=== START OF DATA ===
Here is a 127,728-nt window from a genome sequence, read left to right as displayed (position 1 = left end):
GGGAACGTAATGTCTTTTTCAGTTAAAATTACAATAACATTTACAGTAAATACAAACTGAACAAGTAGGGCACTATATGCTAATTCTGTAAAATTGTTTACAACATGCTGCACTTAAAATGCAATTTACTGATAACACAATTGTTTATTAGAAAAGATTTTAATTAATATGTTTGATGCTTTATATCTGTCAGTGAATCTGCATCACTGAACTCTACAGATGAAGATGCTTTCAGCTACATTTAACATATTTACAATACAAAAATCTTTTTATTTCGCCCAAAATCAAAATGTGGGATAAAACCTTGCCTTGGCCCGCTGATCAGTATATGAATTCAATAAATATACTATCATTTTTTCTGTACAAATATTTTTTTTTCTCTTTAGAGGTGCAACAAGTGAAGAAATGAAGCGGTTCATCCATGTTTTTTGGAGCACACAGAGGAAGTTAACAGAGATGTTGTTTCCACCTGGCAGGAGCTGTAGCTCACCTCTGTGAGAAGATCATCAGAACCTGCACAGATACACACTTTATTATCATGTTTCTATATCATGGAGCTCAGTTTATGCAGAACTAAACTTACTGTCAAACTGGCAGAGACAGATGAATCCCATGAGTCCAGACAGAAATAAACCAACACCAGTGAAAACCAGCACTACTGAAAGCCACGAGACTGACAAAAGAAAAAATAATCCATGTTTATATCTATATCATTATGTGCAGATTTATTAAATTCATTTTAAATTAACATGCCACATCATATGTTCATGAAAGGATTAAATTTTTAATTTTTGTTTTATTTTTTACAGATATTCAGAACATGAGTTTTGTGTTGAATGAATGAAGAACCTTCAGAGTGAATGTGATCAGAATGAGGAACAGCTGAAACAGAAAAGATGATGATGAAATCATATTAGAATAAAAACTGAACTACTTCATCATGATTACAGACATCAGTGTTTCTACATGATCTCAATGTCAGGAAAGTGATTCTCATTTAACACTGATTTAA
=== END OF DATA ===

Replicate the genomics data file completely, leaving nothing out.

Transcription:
Here is a 127,728-nt window from a genome sequence, read left to right as displayed (position 1 = left end):
GGGAACGTAATGTCTTTTTCAGTTAAAATTACAATAACATTTACAGTAAATACAAACTGAACAAGTAGGGCACTATATGCTAATTCTGTAAAATTGTTTACAACATGCTGCACTTAAAATGCAATTTACTGATAACACAATTGTTTATTAGAAAAGATTTTAATTAATATGTTTGATGCTTTATATCTGTCAGTGAATCTGCATCACTGAACTCTACAGATGAAGATGCTTTCAGCTACATTTAACATATTTACAATACAAAAATCTTTTTATTTCGCCCAAAATCAAAATGTGGGATAAAACCTTGCCTTGGCCCGCTGATCAGTATATGAATTCAATAAATATACTATCATTTTTTCTGTACAAATATTTTTTTTTCTCTTTAGAGGTGCAACAAGTGAAGAAATGAAGCGGTTCATCCATGTTTTTTGGAGCACACAGAGGAAGTTAACAGAGATGTTGTTTCCACCTGGCAGGAGCTGTAGCTCACCTCTGTGAGAAGATCATCAGAACCTGCACAGATACACACTTTATTATCATGTTTCTATATCATGGAGCTCAGTTTATGCAGAACTAAACTTACTGTCAAACTGGCAGAGACAGATGAATCCCATGAGTCCAGACAGAAATAAACCAACACCAGTGAAAACCAGCACTACTGAAAGCCACGAGACTGACAAAAGAAAAAATAATCCATGTTTATATCTATATCATTATGTGCAGATTTATTAAATTCATTTTAAATTAACATGCCACATCATATGTTCATGAAAGGATTAAATTTTTAATTTTTGTTTTATTTTTTACAGATATTCAGAACATGAGTTTTGTGTTGAATGAATGAAGAACCTTCAGAGTGAATGTGATCAGAATGAGGAACAGCTGAAACAGAAAAGATGATGATGAAATCATATTAGAATAAAAACTGAACTACTTCATCATGATTACAGACATCAGTGTTTCTACATGATCTCAATGTCAGGAAAGTGATTCTCATTTAACACTGATTTAA